Personal Protective Equipment

The Personal Protective Equipment (PPE) Program helps employees identify work situations requiring the use of PPE, and trains them in the proper selection and use of PPE and documentation of this information.  Persons overseeing or visiting job sites must wear appropriate personal protective equipment.  

The University of Illinois Urbana-Champaign (University), through the Division of Safety and Compliance (S&C), Occupational Safety and Health Department (OSH), and the Division of Research Safety (DRS), has established this Personal Protective Equipment (PPE) Program (Program) to protect the health and safety of university students, faculty, and staff and to ensure compliance with State and Federal occupational safety and health standards.

PPE devices are not to be relied on as the only means to protect against hazards. The best approach is to abate the hazard first through engineering and administrative controls (change in process, elimination of process, chemical substitution, etc.). If hazards cannot be controlled with these methods, PPE should be used to provide worker protection. This program will be used in conjunction with other University policies and procedures involving the protection of students, faculty, and staff.

Occupational Safety and Health (OSH) and Division of Research Safety (DRS)
Campus safety units (OSH and DRS) are responsible for the administration of this program as it applies to student, faculty, and staff exposures to hazards (e.g., electrical shock, noise, falling/flying objects, chemicals, biohazardous materials, lasers, radioactive materials, etc.). The Campus safety units can, upon request, provide or assist with general awareness training, hazard assessments, and recommendations for appropriate selection of PPE. Additionally, the Campus safety units will provide regulatory interpretation and review this Program annually.

Deans, Department Heads, and Directors (Campus Units)
Deans, Department Heads, and Directors will demonstrate a commitment, both fiscal and managerial, towards the implementation of the PPE Program. They will establish budgetary support for this program for their individual department(s) and ensure the PPE Selection Guidelines are implemented and maintained within their department(s).  

Supervisors of Affected Employees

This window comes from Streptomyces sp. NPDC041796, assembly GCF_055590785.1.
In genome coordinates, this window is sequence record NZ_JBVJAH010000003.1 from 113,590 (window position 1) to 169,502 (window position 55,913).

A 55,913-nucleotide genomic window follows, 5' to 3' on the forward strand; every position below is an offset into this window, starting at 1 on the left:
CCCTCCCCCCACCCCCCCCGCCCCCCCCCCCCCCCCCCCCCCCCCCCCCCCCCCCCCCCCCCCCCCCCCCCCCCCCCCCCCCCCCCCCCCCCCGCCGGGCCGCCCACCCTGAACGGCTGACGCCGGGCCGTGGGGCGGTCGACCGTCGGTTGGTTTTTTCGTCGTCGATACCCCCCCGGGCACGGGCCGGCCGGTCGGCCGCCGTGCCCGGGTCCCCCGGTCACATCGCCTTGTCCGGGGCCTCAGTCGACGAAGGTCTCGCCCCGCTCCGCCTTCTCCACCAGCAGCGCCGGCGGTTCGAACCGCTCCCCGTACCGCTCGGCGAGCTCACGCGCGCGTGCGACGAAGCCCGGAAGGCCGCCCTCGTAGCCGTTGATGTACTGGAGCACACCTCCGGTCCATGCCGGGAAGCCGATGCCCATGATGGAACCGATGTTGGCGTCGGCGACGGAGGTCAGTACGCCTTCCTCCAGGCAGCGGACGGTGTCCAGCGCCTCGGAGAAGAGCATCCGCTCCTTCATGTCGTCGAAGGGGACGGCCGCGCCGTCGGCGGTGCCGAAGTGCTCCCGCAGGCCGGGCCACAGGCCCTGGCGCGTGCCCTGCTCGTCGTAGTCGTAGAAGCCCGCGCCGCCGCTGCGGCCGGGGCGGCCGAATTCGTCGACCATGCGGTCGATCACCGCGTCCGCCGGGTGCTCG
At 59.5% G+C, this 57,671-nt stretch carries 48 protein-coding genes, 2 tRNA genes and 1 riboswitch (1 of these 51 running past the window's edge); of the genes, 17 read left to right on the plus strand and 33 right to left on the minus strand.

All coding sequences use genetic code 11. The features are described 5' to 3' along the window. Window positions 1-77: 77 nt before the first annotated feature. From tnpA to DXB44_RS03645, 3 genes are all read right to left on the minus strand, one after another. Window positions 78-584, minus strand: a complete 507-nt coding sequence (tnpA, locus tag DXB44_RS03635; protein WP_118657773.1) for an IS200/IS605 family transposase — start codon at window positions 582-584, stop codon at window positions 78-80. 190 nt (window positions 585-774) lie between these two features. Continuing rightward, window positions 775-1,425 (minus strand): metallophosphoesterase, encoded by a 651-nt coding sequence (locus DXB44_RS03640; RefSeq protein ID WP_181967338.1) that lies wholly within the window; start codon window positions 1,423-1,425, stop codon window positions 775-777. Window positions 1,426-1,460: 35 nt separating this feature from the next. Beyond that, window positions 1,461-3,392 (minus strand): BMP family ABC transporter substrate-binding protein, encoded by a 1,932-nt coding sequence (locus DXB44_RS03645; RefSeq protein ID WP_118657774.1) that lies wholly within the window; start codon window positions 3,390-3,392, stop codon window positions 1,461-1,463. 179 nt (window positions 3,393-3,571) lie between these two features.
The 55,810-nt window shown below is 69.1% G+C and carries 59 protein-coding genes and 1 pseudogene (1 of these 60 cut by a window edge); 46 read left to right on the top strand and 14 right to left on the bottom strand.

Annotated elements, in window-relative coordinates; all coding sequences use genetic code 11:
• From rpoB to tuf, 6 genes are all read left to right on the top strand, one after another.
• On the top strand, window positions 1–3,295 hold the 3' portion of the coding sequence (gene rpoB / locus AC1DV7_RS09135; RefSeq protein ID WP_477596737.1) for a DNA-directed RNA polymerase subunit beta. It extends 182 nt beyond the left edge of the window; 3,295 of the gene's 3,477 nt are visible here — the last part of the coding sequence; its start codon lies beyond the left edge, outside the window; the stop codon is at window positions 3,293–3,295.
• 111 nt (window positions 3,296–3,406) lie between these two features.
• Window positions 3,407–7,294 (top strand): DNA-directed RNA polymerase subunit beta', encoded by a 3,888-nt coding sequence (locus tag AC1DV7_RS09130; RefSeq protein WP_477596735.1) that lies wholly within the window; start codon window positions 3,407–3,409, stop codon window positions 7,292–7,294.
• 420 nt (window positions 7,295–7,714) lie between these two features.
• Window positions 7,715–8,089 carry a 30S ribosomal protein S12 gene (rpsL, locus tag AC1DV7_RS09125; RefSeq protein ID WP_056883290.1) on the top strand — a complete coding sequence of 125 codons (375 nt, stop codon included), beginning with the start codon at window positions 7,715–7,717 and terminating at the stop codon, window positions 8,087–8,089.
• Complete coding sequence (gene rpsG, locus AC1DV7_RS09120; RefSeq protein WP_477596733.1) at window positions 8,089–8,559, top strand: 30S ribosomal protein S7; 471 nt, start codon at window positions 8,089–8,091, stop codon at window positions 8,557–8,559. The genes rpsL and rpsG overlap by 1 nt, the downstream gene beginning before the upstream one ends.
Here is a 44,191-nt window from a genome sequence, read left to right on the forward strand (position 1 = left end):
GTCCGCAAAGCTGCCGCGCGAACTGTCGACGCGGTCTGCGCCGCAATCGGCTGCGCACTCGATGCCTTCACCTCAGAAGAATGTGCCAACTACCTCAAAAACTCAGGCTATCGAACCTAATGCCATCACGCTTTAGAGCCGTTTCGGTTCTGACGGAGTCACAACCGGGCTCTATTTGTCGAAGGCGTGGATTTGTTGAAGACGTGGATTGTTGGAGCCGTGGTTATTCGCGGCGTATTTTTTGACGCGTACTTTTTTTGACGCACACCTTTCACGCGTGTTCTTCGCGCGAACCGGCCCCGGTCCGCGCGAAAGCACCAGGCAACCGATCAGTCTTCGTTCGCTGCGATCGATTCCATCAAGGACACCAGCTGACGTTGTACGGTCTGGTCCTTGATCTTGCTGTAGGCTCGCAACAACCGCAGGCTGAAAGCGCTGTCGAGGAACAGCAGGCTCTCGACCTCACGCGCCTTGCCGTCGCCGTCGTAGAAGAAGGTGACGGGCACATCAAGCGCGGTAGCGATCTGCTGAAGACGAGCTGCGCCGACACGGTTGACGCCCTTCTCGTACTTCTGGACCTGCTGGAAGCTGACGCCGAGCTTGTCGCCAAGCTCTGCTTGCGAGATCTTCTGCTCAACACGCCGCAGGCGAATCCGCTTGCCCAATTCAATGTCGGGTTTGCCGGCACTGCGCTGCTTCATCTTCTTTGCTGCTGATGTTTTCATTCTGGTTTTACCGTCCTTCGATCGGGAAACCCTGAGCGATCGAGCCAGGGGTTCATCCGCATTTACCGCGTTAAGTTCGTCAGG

Supervisors are responsible for contacting OSH or DRS with questions about the type of PPE required for a task and conduct or arrange for the appropriate selection and fitting of PPE. Supervisors are responsible for ensuring a Job Hazard Assessment (JHA) or other hazard assessment documentation that requires PPE is developed and maintained for activities under their supervision. Supervisors must ensure employees receive training on the proper selection, storage, use, and maintenance of PPE when employees they supervise are required to use such equipment. Supervisors must also ensure retraining.

Supervisors are responsible for conducting or arranging for PPE-specific training, documenting, and maintaining training records. Supervisors are also responsible for supplying the appropriate PPE to employees and ensuring it is worn according to the training provided. Supervisors must assure the requirements of this program are observed with respect to hazard surveys, testing, training, and record keeping.

Employees are responsible for reporting to the supervisor any operation or job for which they suspect that PPE may be needed. Employees are also responsible to attend training on PPE as required by this program. Further, they are responsible to use PPE in accordance with instruction and training received as necessitated by job hazard assessments. Employees should not use any PPE with deficiencies and should report any deficiencies or malfunctions to a supervisor. Employees should notify their supervisor if they experience a noticeable change in health while wearing their PPE or experience a potential problem with their PPE.

The Hazard Assessment
An assessment of the workplace is used to determine if hazards are present, or are likely to be present, and necessitate the use of PPE. When conducting a hazard assessment, a task is identified, investigated and potential hazards determined. Potential hazards may be physical or health-related. Examples of physical hazards include moving objects, fluctuating temperatures, rolling or pinching objects, electrical connections and sharp edges. Examples of health hazards include overexposure to harmful dusts, chemicals, or radiation. The hazard assessment may be conducted for an individual employee, performing a single task, or a group of employees if all the employees perform an identical task. The assessment should be documented.

Hazard Assessment Documentation
A workplace hazard assessment must be performed through a written certification that identifies the workplace evaluated, the person certifying that the evaluation has been performed and the date(s) of the hazard assessment. The Job Hazard Assessment form (Appendix A) is one tool that satisfies the assessment process has been completed as required by regulations. This assessment assures that potential workplace hazards and appropriate controls, including PPE, have been identified. Completed assessment forms shall be maintained by the department and available to the employee. All hazard control selection decisions, including the selection of PPE, must be communicated to the affected employees.

PPE Selection Guidelines
PPE must be selected that will protect the employee from each hazard identified in the assessment that cannot be controlled through the use of engineering or administrative controls. The PPE Worksheet (Appendix B) will assist in this process.

This program will be reviewed annually by OSH.

Appendix A - JHA Template
Appendix B - PPE Worksheet
Appendix C - Training Doc Form
Appendix D - Additional PPE Info